Atlanta Jewish Music Festival
Under the leadership of a new Director, Joe Alterman, Atlanta Jewish Music Festival (AJMF) kicks off its 10th season (March 7-16) with an exciting roster of performers and a fresh new take on the question, “what is Jewish music?”
To Alterman, Jewish music is way more than a genre, it’s about Jewish people influencing, playing, interpreting and creating great music. Alterman believes that Jewish music is best defined by its story, not its melody. For him, the Jewish music story is a rich and expansive one, covering jazz, rock, pop, R&B, and more. One central Jewish story to be explored in this year’s festival is how Jews and African Americans collaborated to produce, perform, arrange and profoundly shape 20th Century American music. “We’re excited to showcase artists who best reflect the rich cultural heritage and contributions Jewish people have made to the world of music, as well as the stories behind the songs,” he says.
Opening night at Atlanta History Center, on March 7, features the Grammy-winning Bill Charlap Trio playing the songs of Leonard Bernstein, in tribute to Bernstein’s 100th birthday. Charlap has performed with Tony Bennett, Barbra Streisand and Diana Krall among others, and Time magazine called him, “someone who approaches a song the way a lover approaches his beloved…no matter how imaginative or surprising his take on a song is, he invariably zeroes in on its essence.” See the trio play here.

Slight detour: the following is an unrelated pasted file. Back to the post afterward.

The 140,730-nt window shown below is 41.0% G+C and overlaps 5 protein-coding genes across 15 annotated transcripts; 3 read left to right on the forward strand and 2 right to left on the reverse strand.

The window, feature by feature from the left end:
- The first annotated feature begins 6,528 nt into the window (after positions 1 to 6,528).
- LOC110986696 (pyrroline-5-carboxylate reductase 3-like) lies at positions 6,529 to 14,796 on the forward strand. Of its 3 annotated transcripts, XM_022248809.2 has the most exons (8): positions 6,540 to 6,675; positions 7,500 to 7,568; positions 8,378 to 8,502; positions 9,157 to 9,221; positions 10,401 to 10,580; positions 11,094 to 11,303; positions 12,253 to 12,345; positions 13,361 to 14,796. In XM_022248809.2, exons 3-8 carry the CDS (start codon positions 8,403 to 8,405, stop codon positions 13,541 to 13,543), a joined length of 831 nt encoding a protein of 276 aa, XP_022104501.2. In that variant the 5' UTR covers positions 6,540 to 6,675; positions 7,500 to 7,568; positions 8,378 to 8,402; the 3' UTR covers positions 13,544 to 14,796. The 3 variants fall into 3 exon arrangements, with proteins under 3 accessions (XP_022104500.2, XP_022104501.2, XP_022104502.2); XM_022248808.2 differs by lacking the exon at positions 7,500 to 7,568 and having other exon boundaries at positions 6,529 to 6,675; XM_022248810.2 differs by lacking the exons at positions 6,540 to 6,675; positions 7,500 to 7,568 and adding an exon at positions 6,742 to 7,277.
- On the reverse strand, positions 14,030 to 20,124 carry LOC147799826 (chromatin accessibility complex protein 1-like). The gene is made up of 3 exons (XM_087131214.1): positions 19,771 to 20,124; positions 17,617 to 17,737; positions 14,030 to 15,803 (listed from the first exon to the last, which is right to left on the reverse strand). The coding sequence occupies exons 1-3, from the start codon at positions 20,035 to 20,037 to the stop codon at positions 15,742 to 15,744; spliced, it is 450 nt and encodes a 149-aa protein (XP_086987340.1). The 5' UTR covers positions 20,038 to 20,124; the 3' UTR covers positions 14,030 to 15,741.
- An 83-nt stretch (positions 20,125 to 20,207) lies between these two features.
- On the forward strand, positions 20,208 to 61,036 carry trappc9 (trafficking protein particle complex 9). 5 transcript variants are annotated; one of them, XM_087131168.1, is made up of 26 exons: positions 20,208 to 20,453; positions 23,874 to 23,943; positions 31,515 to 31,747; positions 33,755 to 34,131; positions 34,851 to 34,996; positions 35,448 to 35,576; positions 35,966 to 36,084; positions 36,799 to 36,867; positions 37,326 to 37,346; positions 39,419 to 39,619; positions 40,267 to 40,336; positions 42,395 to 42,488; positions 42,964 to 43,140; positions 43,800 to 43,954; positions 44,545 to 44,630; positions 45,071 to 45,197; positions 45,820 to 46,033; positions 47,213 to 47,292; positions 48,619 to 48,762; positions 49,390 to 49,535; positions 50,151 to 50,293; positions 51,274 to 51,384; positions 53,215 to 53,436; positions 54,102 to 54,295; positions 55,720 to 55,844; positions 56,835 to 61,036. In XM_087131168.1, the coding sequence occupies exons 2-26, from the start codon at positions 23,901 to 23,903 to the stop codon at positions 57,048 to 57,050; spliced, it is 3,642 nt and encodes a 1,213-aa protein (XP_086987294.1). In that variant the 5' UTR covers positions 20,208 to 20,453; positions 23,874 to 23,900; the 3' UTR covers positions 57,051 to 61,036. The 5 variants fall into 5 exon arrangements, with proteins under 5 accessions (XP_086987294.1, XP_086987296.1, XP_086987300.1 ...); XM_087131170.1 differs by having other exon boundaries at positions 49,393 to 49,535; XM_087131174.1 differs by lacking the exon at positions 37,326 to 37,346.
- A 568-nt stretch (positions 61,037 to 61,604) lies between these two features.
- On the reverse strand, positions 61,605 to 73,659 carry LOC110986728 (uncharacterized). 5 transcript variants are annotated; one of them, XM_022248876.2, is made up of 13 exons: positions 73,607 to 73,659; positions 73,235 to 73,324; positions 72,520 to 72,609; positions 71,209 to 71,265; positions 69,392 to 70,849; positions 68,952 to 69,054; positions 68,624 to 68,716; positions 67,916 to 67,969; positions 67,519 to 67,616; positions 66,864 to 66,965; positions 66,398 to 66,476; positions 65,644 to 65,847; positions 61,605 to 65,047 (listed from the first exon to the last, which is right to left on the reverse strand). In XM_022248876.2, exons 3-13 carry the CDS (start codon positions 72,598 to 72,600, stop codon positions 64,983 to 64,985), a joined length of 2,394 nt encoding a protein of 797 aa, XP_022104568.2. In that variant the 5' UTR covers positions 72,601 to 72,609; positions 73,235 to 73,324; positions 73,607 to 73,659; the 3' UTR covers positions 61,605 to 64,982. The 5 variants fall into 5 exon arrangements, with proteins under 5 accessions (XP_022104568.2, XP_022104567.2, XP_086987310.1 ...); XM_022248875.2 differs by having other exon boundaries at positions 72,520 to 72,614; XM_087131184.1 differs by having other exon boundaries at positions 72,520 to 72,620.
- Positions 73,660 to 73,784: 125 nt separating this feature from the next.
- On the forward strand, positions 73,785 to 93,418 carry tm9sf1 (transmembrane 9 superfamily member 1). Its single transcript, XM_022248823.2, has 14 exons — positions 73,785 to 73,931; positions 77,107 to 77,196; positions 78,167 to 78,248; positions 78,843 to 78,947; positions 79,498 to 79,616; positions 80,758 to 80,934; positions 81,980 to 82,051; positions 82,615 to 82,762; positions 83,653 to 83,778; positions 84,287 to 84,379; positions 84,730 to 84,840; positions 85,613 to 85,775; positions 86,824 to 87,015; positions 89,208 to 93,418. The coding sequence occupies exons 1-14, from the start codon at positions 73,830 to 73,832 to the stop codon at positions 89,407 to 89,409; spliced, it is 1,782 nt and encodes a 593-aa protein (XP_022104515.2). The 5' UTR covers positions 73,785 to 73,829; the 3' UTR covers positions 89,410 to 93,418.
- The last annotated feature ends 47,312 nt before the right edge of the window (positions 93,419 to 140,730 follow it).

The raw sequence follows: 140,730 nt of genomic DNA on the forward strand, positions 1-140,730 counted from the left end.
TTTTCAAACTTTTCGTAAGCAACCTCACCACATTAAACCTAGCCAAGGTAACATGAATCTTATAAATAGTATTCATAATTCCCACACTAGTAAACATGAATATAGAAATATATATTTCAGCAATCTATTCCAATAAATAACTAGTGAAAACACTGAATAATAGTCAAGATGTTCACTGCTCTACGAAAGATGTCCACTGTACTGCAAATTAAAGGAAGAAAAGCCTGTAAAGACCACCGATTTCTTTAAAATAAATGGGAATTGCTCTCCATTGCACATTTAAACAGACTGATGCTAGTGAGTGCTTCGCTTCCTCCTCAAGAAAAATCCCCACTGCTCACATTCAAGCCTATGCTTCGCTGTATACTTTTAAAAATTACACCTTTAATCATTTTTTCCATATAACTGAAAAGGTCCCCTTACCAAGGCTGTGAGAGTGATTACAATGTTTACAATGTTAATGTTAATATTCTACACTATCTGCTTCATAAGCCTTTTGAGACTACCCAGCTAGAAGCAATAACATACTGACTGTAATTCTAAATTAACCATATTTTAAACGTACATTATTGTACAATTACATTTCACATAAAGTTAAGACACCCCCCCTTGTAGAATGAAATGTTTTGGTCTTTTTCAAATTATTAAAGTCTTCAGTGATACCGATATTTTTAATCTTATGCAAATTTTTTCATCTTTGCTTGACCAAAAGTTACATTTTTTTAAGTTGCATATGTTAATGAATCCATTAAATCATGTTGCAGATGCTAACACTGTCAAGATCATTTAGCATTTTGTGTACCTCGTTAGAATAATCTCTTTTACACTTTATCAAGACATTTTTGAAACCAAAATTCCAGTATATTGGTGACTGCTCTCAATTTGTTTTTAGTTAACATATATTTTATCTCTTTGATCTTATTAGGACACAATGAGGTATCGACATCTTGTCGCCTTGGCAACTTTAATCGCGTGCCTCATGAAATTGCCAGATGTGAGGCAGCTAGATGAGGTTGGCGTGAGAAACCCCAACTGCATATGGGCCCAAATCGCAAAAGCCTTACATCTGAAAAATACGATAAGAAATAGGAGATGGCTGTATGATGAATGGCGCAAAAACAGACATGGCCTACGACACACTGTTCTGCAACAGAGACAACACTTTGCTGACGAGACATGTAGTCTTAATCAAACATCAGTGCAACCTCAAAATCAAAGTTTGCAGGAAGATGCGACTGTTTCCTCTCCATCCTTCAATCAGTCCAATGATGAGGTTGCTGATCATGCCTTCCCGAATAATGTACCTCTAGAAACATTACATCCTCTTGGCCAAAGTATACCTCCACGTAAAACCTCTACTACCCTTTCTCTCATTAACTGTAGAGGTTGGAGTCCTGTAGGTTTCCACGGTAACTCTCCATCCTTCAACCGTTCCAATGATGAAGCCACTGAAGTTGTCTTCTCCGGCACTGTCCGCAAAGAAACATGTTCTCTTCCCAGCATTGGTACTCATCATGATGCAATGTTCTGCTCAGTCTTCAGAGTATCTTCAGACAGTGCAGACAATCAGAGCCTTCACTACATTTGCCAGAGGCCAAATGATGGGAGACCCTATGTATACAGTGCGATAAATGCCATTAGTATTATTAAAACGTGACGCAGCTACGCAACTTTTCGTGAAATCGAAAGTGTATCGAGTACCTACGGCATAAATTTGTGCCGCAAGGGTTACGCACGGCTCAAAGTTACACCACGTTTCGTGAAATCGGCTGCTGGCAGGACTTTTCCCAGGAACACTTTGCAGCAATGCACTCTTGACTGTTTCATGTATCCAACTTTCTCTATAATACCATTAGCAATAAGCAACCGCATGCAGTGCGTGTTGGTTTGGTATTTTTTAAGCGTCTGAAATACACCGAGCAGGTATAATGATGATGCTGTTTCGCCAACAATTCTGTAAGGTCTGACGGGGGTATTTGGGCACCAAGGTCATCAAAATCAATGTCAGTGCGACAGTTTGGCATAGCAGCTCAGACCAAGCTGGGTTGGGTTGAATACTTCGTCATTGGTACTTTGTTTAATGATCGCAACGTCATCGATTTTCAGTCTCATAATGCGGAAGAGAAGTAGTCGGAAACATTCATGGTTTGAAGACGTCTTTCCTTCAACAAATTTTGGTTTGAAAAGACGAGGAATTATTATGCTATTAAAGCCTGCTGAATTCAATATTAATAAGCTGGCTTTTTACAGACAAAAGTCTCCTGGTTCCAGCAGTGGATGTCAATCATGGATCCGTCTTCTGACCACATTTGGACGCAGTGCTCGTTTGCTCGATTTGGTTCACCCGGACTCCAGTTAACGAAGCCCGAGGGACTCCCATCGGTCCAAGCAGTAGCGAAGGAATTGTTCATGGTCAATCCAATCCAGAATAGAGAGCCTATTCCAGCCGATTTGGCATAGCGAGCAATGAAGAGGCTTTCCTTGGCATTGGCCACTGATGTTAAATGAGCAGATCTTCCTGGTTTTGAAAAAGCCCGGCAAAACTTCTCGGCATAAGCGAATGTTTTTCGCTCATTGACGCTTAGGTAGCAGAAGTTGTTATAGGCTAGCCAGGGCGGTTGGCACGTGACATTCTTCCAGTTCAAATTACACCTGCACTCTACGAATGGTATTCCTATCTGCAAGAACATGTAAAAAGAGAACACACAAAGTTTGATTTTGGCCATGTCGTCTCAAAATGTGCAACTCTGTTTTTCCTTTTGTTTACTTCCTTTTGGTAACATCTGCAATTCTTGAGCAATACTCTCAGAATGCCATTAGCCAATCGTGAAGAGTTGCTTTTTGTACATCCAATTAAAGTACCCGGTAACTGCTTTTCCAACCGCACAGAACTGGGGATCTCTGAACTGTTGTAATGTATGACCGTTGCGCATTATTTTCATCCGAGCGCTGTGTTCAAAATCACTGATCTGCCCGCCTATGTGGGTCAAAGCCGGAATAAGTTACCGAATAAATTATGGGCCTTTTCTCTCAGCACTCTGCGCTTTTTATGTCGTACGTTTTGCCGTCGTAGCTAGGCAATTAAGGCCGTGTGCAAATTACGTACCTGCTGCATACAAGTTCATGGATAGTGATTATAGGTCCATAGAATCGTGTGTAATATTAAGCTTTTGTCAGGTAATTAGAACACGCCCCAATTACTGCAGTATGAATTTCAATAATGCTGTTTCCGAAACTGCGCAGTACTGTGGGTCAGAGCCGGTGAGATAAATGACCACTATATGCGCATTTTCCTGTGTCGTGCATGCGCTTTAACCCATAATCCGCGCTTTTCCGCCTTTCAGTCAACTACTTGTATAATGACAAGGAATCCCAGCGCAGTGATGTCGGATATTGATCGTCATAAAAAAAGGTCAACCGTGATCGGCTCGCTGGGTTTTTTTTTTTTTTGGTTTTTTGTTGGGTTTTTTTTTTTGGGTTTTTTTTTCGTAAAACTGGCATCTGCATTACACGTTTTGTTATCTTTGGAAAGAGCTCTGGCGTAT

Another AJMF headliner is the legendary Ben Sidran, a musician and scholar who will perform Thursday, March 14, at the AA Synagogue. Sidran has written about Louis Armstrong’s Jewish influence in his book, There Was A Fire: Jews, Music and the American Dream. He tells how Armstrong worked for a Jewish family, the Karnsovskys, during his childhood in New Orleans. The money he earned made it possible for Armstrong to purchase his first trumpet.
Sidran writes, “Jews gave Armstrong a wellspring of feeling from which he could draw throughout the rest of his life. Specifically, it came from the singing he did every night at bedtime in the Karnofsky home. After supper, he and the others would sing Russian lullabies as they rocked their baby to sleep. “We all sang together until the little baby would doze off,” he remembered. “When I reached the age of eleven, I began to realize it was the Jewish family who instilled in me singing from the heart.”
On its final night, AJMF pays tribute to Chess Records. “We’re weaving in the Jewish story of the label’s founders through an evening of blues music. We show how the Chess brothers’ Polish background, and the musical similarities between the Polish/Klezmer music of their youth and American blues, helped them change the world by signing people like Chuck Berry, Muddy Waters, Etta James, and more.